Objective: To measure the speed of sound in air at room temperature using resonance in air columns.
Equipment: Resonance column apparatus, a set of tuning forks.
Reference: R.D. Knight, Physics for Scientists and Engineers, Ch.21 Superposition
You will determine the speed of sound in air by measuring the wavelength of a standing wave for a sound of known frequency. A standing wave is what you get when two or more traveling waves combine in such a way that there are some places where there is no motion at all, and those places are called nodes. For any wave with wavelength λ (in m) and frequency f (in vibrations/s, or 1/s, or Hz), the speed of the wave (v, in m/s) is:
λf = v
A sound wave is a traveling variation in air pressure, the air itself is not transported from one side of the room to the other. The speed it travels depends on the pressure, humidity and temperature of the air. High humidity, high temperature and high pressure all lead to a higher speed v. In a tube, which is closed at one end and open at the other, you can get a standing sound wave set up in the tube with a displacement node at the closed end, and a displacement antinode at the open end. See pictures below. What that means is, the open end will be a place where the air vibrates most vigorously (a displacement antinode) and at the closed end there will be a minimum amount of vibration (a displacement node).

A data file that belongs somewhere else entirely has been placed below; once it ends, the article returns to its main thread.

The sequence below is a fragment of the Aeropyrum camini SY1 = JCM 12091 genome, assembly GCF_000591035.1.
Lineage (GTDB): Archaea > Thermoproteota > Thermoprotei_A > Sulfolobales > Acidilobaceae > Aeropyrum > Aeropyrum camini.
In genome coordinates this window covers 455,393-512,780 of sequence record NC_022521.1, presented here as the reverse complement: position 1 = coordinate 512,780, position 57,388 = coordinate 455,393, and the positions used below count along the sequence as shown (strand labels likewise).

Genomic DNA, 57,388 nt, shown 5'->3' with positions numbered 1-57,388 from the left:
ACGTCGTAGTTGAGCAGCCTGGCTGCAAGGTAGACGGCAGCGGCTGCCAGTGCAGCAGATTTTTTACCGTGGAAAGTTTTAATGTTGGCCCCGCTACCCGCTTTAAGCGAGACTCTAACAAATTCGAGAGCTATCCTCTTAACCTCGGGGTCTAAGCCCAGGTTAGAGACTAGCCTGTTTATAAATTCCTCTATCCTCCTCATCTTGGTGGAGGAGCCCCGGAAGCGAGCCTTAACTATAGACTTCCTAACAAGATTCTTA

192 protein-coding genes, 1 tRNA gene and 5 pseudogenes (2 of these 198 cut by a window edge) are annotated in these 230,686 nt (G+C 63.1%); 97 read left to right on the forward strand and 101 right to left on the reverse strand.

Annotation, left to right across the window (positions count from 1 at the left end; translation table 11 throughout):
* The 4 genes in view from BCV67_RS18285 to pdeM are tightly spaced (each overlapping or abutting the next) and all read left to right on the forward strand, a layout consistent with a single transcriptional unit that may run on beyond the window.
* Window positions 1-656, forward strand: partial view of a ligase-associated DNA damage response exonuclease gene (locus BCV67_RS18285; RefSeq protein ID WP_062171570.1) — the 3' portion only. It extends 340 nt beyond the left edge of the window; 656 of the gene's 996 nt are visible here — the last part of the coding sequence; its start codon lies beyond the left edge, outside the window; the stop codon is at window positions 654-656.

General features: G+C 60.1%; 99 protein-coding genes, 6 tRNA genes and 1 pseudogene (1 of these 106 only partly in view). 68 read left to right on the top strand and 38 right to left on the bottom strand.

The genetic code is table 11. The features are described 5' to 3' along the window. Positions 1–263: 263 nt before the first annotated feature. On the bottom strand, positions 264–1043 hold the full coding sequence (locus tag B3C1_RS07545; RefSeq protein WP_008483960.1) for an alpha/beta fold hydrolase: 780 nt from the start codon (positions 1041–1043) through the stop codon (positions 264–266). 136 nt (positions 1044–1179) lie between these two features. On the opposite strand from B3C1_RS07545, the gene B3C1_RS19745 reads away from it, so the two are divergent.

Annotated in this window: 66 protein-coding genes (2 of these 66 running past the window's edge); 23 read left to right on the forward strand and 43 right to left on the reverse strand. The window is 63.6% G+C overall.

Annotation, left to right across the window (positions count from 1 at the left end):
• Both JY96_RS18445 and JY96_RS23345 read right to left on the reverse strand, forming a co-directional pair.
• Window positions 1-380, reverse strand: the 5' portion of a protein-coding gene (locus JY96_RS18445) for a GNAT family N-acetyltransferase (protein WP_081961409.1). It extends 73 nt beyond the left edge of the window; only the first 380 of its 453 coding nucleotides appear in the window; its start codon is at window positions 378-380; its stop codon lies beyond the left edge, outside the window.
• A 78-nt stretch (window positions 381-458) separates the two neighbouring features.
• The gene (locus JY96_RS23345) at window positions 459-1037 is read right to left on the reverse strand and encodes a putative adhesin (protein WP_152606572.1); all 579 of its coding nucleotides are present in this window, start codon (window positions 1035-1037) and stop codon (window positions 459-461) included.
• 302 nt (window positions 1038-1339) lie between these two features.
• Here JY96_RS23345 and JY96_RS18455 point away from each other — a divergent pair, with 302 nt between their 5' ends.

For the first standing wave shown, notice that the wavelength is 4 times the length of the portion of the tube containing air, so we've “fit" 1/4 of a wavelength in the tube. If we now make the air column 3 times longer, we'll be able to “fit" ¾ of a wavelength in the tube. In general, we can capture 1/4; 3/4; 5/4; … of the wavelength in the tube, by adjusting the level of water to just the right length. It all comes from insisting that there be a displacement antinode at the open end and a displacement node at the closed end.
Next, you should know about resonance. For example: play a note A (440 vibrations/s) next to a string whose length is such that one of its possible standing waves has this same frequency. Then the string will vibrate at 440 Hz, even if you don't pluck it. This is called resonance. So, say you hold a tuning fork above a tube with one end open and the other end closed. If you adjust the length of the air column in the tube, and you find the shortest length at which the tube will resonate (you will be able to hear it), you will know that the length of the column is 1/4 of the wavelength of the sound wave. Now keep making the column longer, and the next time you hear resonance, your tube will have reached 3/4 of the wavelength. The next resonance will be at a length of 5/4 the wavelength, and so on. If the frequency is stamped on the tuning fork, then you will have frequency and wavelength, and you can multiply them together and find the speed of sound in air.
A general expression for the speed of sound in a gas, from which we can derive the expression:
where γ= 1.4, R = 8314 J/(kmol·K), T = temperature of the room during the experiment in K, and M = 28:8 kg/kmol. Thus, by measuring the temperature of the room in _C and adding 273 to convert it to K, you can make an independent estimate of what the speed of sound should be.
As explained above, for a tone of wavelength λ, there can be a standing wave in an air-filled cavity of length L closed at one end if:
In reality it is not quite true. The top antinode is located slightly above (x cm) the tube, so you have
Ln + x = n·λ/4
Using a glass tube filled to a variable height with water, you will vary L until you find the place of resonance for various tuning forks of known frequencies, and thus find λ. The easiest way to do this is to find the distance between any two neighboring resonance points (which will be 1/2 of a wavelength), and multiply that by 2 to get λ. In this case